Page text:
Kangaroos ahead road sign

How to Avoid Hitting a Kangaroo

Despite the common perception tourists have, not everything in Australia is trying to kill us. Sure, we’ve got some dangerous wildlife about, but most of the time, we won’t encounter the wildlife while at home, or driving around on our daily commutes.

Kangaroos can be an exception. With the red kangaroo growing over 6 feet tall and weighing 90 kilograms, their size and weight can serve up a ton of force and damage. Any encounter you have with a roo can become really nasty really fast – even if you’re in your car.

That’s why knowing how to avoid hitting a kangaroo is so important. Here's a look at some useful tips you should know when driving around on Australian roads.

Know Where They Are

It may sound obvious to say it’s important to know where kangaroos live, but many drivers don’t recognise how diverse their habitat is. While you might expect to see them racing across the red sand of the Outback, they're also found in bushland, along the sea, and even in urban areas.

Take extra care when you know for sure kangaroos are likely to be nearby. But don’t assume they're not around if you're in an environment like bushland or farmland. While it may seem unlikely a kangaroo could hop up to the end of your driveway, YouTube videos prove otherwise.

Adjust Your Driving

Everyone knows speeding is dangerous. That’s why many people sit a few kilometres under the speed limit. Driving 55 in a 60 zone means you’re not at risk of accidentally going too fast and getting a speeding ticket, but it's also not so slow as to irritate other drivers behind you.

Usually, keeping close to the speed limit is the ideal way to drive. But sometimes, you need to slow down because of roadworks, school zones, and other factors. The same applies when dealing with roos.

If you head into an area where kangaroos are known to live, you’ll likely see a sign with a recommended speed limit as well. But since kangaroos can hit a top speed of up to 70 km/h, it's OK to slow down considerably if you come across one unexpectedly. Other drivers might not like it at first, but once they see why, they'll understand, and should slow down too.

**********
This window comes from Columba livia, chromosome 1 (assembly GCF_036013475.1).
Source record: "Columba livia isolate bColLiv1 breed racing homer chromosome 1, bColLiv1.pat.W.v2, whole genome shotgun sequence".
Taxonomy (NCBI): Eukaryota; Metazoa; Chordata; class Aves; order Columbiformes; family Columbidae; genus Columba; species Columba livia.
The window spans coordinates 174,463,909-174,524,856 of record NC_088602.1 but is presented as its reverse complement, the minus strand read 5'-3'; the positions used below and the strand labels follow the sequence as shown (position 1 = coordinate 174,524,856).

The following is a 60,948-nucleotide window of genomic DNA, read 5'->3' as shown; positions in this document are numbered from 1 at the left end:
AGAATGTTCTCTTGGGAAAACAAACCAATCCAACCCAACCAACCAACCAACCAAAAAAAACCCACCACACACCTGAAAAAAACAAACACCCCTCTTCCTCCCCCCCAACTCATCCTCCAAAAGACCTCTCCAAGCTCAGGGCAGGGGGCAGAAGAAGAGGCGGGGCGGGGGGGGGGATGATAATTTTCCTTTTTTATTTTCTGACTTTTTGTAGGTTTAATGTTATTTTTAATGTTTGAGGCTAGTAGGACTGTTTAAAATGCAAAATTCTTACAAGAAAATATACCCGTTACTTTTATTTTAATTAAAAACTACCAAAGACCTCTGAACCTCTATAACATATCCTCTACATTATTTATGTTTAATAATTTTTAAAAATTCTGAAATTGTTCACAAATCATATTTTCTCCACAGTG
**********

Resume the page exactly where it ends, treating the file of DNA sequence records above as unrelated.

What to Do If You Do Encounter a Roo

While you may not be keen to encounter a kangaroo on the open road, the feeling is likely mutual (they don’t like the look of cars either). The exception is when there is a territorial issue in play. If that's the case, they may be more willing to hold their ground, or even attempt to attack your car.

If you come across a kangaroo standing in the road, make a quick assessment of the reason they're there, before you decide to drive forward. Specifically, look to see if there's a kangaroo in their pouch or nearby. If so, the risk of them taking on territorial behaviour goes up a notch.

If you've assessed the situation and it appears calm, it's OK to drive through slowly. Try to avoid the roo without putting yourself at risk (for example by driving off-road). And don’t put other drivers at risk by driving on the wrong side of the road.

Kangaroos aren’t always a danger

While kangaroos aren’t fun to come across when you’re driving, in general, seeing one up close can actually be a real thrill. If you do have the chance to look at one up close and personal, it’s bound to be more of a special encounter than a bad one.

Just be sure to keep a safe distance, a kangaroo kick can really pack a punch!

What other safety tips do you have to avoid hitting kangaroos? Let us know in the comments below.